Malawians are reportedly breathing with a sigh of relief
after the opposition-led parliament passed President Bingu Wa Mutharika's
government-proposed the $1.6 billion budget.
The government had blamed the opposition for deliberately stalling government
developmental efforts by refusing to pass the budget. Talks on passing the budget
stalled after opposition parties and President Mutharika's government clashed
over section 65 of the constitution. Mustapha Hussein is a political science
professor at the University of Malawi Chancellor College in Zomba. He tells
reporter Peter Clottey that Malawians are expressing optimism after the passing
of the budget.
think it is a sigh if relief and people are quite optimistic and very happy
because now they are assured that government business and development
activities would be progressing as was expected," Hussein noted.
He said the opposition members had options
that informed their decision to approve the budget despite the protracted
are several schools of thought. First, others were suggesting that since 2009
is an election year, now if the budget is not passed probably the government
would use that as an excuse not to hold these elections. So, for fear of not
holding the elections in 2009, which probably the opposition is likely to win,
it has influenced the desire to pass the budget. And secondly because of what
was referred to as the political impasse, the clergy tried to mediate and it
was agreed or it was proposed that the issue of the budget should concurrently
be tackled together with section 65," he said.
said the clergy played a significant role in resolving the political impasse
between President Mutharika's government and opposition parties.
their planning it was proposed that soon after the issue of the budget or once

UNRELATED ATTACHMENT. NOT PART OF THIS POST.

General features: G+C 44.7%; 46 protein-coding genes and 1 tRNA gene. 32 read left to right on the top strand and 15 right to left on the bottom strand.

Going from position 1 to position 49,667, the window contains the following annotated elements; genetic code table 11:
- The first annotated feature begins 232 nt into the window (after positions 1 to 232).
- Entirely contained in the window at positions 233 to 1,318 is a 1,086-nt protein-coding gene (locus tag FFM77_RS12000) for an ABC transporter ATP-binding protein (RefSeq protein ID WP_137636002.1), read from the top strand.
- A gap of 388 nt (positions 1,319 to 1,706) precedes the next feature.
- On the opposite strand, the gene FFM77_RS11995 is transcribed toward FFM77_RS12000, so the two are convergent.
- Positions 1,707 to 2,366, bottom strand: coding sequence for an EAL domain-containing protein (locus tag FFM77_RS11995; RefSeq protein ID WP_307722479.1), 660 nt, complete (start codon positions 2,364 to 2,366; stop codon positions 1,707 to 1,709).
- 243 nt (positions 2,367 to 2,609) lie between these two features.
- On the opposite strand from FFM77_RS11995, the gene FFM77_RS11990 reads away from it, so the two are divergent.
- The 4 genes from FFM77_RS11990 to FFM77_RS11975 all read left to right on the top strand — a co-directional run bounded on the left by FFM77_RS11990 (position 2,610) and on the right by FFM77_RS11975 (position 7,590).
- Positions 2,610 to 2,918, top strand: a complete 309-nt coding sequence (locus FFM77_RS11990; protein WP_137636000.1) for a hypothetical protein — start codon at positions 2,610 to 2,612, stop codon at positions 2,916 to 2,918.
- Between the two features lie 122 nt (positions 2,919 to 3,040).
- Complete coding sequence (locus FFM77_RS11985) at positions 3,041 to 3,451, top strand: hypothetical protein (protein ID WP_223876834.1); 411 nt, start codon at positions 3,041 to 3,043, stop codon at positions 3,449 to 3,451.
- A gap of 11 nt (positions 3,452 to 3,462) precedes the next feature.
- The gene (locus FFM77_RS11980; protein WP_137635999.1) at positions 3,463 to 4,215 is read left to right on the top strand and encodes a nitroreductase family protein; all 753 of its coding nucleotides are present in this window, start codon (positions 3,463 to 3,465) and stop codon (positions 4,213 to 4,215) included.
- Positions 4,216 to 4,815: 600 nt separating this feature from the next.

the budget has been approved, then the issue of section 65 should be tackled,"
Hussein pointed out.
said the opposition would be putting pressure on the speaker of parliament to
have section 65 implemented.
they (opposition) have maintained that although the elections are coming soon
and they will be coming in 2009, they would still want the issue of section 65
tackled. And the main argument is that in so doing, they will be maintaining
the rule of law and constitutionalism would be complied with or the spirit of
constitutionalism would be upheld. So, that is their main argument," he said.
said President Mutharika's government seems to be content with the approval of
the budget Thursday.
are yet to see the government's overwhelming reaction, but indications have
shown that the government is happy and is willing to meet the demands of the
opposition. There are rumors that a memorandum of understanding that emphasizes
the need to tackle the issue of section 65 soon after the budget has been
signed," Hussein noted.
clergy recently held separate meetings with both the government and the
opposition aimed at resolving the political impasse, which was preventing the
approval of the budget.
the 15th of June 2007, the Malawi Supreme Court granted powers to the Speaker
of the national assembly to declare vacant seats of MPs (members of parliament)
who defected from their parties. In this ruling, Chief Justice Unyolo pointed
out that the Speaker of the national assembly could use a controversial provision
to expel any MP who changed party affiliation. The judge also said that the
Court's position is that section 65 is valid because it was consistent with
other provisions of the constitution.
have reacted differently on this issue. Some still maintain that this
constitutional provision needs to be revisited and not used this time while
some argue that the speaker needs to use it during the budget sitting of
parliament. Opposition United Democratic Front party (UDF) and the Malawi
Congress Party (MCP) were delighted with the ruling.